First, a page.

Communities of Practice as Comprehensive Induction for Early Career Early Childhood Educators

dc.contributor.advisorAlanís, Iliana
dc.contributor.authorSiller, Melissa Carol
dc.contributor.committeeMemberFlores, Belinda Bustos
dc.contributor.committeeMemberKalinec-Craig, Crystal
dc.contributor.committeeMemberSutterby, John
dc.descriptionThis item is available only to currently enrolled UTSA students, faculty or staff. To download, navigate to Log In in the top right-hand corner of this screen, then select Log in with my UTSA ID.
dc.description.abstractThe purpose of this phenomenological study was to describe the shared, lived experience of early career early childhood educators' participation in a community of practice. The theoretical framework guiding this research was Wenger's (1998) Community of Practice theory, which explained how learning occurs through collaborative and situated learning. Participants included four early childhood educators that have been in the field between three and five years and have participated in a community of practice together since the beginning of their career. This study described their lived experiences within the group, their perception of participation impacting their practice and the ways in which participants named and framed problems of practice. Qualitative data collection methods included one individual interview, six written reflections and six community of practice session transcripts. Data analysis followed Moustaka's (1994) procedure steps for phenomenological research and generated significant statements, codes and themes to capture the essence of the phenomenon. These themes included a supportive and safe community with affirmation and connection that led professional and personal growth in the form of resiliency and agency. When describing the essence and lived experiences of early career ECEs who participated in a community of practice as extended induction, participants framed questions in ways that promoted their inquiry. Specifically, the community of practice offered a lens through which participants thought about their questions of practice within a wider framework of other's perspectives. Components that contributed to the early career ECEs experience and learning through this community of practice included mutual engagement through separate and structured spaces for growth utilizing guided conversation protocols to support transformational learning. Three stake holders with implications from this study include: a) the early childhood field to prioritize induction support for early career educators; b) early childhood teacher preparation programs to introduce preservice teachers to inquiry models such as communities of practice early in their program; and c) early career early childhood educators to prioritize time and space for reflection of practice.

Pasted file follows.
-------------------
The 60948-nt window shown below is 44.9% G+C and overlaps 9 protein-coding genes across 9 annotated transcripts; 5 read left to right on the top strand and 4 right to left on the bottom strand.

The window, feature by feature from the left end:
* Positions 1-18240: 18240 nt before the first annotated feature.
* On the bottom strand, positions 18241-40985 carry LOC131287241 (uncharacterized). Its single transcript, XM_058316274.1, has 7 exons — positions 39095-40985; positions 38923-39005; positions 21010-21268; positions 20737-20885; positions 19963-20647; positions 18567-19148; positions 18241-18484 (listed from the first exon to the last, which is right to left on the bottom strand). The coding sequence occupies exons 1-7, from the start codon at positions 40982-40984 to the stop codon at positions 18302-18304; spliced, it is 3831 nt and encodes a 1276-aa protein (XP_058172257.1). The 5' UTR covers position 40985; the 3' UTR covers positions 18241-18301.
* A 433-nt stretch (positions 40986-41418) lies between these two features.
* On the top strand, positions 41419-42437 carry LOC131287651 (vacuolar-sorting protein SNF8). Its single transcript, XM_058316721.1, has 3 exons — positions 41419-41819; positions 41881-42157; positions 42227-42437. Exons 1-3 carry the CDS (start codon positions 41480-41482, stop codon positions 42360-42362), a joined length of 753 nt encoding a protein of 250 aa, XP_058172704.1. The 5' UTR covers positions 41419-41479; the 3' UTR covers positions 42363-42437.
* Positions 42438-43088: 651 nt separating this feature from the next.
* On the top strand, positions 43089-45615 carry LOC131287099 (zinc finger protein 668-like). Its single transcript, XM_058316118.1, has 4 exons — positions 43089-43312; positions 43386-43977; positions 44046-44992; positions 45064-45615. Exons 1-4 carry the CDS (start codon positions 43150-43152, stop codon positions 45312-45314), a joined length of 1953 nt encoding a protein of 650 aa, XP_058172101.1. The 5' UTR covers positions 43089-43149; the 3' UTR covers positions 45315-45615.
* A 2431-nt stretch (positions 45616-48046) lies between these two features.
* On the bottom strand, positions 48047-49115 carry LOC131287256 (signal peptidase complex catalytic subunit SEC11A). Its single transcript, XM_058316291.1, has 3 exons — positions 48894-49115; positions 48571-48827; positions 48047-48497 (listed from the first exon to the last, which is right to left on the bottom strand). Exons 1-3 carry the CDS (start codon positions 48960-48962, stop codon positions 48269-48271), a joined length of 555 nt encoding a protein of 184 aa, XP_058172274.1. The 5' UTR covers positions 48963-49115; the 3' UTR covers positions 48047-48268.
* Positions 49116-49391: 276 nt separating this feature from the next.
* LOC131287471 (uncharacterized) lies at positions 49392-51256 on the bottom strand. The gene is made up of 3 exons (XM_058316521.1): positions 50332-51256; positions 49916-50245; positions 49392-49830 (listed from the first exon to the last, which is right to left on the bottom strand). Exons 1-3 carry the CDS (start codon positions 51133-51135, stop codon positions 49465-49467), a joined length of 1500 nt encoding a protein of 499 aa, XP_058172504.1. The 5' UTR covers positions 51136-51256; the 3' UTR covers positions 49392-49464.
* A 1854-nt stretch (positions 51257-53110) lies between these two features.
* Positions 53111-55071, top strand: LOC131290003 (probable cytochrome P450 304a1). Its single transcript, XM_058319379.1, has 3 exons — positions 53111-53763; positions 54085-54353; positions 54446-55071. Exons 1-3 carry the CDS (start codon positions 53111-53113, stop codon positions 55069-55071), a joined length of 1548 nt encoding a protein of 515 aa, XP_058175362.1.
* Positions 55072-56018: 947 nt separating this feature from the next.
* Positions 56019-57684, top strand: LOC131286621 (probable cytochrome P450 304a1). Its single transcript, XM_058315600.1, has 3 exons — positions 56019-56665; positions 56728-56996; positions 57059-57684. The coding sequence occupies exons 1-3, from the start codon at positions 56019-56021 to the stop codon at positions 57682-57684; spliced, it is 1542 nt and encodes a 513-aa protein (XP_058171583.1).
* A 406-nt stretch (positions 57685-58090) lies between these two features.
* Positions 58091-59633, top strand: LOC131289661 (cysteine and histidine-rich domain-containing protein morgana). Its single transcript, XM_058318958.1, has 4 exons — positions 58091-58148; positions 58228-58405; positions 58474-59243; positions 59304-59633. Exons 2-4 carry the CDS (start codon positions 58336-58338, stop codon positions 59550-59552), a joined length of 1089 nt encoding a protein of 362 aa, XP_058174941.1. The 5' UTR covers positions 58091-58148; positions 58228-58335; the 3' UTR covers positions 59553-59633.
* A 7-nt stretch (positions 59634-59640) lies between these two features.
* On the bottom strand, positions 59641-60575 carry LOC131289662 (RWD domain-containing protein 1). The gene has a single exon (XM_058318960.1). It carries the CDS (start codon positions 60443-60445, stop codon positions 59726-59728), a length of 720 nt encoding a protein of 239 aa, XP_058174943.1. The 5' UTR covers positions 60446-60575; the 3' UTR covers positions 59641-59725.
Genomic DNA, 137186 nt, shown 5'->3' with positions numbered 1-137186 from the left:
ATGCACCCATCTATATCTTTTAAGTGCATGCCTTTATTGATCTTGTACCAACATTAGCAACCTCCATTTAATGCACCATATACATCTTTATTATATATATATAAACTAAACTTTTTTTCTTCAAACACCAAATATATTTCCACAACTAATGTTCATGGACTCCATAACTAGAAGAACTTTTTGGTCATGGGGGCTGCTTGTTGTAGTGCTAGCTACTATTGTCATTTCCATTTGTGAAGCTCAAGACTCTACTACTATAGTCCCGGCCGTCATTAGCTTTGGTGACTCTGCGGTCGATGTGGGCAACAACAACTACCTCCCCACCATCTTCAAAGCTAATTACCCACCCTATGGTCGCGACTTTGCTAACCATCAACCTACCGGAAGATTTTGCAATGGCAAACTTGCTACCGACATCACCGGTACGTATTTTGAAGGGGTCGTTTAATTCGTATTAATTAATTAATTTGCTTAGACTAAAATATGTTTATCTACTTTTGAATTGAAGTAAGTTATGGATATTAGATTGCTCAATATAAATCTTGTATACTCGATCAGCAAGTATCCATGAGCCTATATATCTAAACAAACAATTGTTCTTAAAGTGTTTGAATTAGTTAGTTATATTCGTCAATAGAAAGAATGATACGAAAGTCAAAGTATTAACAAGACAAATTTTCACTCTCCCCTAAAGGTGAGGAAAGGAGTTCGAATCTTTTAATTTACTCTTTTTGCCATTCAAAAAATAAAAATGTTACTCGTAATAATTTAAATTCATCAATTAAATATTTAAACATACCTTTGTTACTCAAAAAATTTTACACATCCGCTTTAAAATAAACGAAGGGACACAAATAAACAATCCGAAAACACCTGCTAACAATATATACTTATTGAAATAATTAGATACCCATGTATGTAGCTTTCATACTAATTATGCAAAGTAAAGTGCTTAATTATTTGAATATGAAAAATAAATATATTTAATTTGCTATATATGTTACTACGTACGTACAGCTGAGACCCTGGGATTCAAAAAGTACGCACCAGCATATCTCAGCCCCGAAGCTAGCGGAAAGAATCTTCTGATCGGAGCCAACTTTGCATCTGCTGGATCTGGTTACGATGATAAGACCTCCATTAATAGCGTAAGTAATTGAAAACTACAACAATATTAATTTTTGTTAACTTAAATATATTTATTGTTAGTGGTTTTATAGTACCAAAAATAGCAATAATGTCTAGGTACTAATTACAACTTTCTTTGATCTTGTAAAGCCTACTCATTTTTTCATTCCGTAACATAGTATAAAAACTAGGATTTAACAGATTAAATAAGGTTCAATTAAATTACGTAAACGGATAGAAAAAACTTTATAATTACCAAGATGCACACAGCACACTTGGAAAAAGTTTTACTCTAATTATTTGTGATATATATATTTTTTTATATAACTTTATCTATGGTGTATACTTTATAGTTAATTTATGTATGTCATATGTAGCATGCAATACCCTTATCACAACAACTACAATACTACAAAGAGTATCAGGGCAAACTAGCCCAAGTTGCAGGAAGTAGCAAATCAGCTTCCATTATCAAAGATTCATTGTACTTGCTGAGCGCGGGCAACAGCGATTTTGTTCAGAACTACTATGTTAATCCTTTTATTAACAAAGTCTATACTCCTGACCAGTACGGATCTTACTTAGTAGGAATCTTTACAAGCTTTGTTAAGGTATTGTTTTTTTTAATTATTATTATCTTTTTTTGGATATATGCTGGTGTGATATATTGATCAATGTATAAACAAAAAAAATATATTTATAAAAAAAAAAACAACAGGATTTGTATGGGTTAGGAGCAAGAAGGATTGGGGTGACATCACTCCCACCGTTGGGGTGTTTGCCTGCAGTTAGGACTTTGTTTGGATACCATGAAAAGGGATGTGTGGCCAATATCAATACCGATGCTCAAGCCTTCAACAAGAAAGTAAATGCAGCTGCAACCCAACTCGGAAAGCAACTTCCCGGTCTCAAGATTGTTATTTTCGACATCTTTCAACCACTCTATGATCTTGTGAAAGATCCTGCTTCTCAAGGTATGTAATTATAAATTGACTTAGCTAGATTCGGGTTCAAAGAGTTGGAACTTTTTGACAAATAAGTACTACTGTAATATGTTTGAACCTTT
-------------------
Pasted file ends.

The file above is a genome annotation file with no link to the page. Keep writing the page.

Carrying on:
dc.description.departmentInterdisciplinary Learning and Teaching
dc.format.extent124 pages
dc.subjectCommunities of practice
dc.subjectearly childhood educators
dc.subjectteacher reflection
dc.subject.classificationEarly childhood education
dc.subject.classificationTeacher education
dc.titleCommunities of Practice as Comprehensive Induction for Early Career Early Childhood Educators
dcterms.accessRightspq_closed Learning and Teaching of Texas at San Antonio of Philosophy


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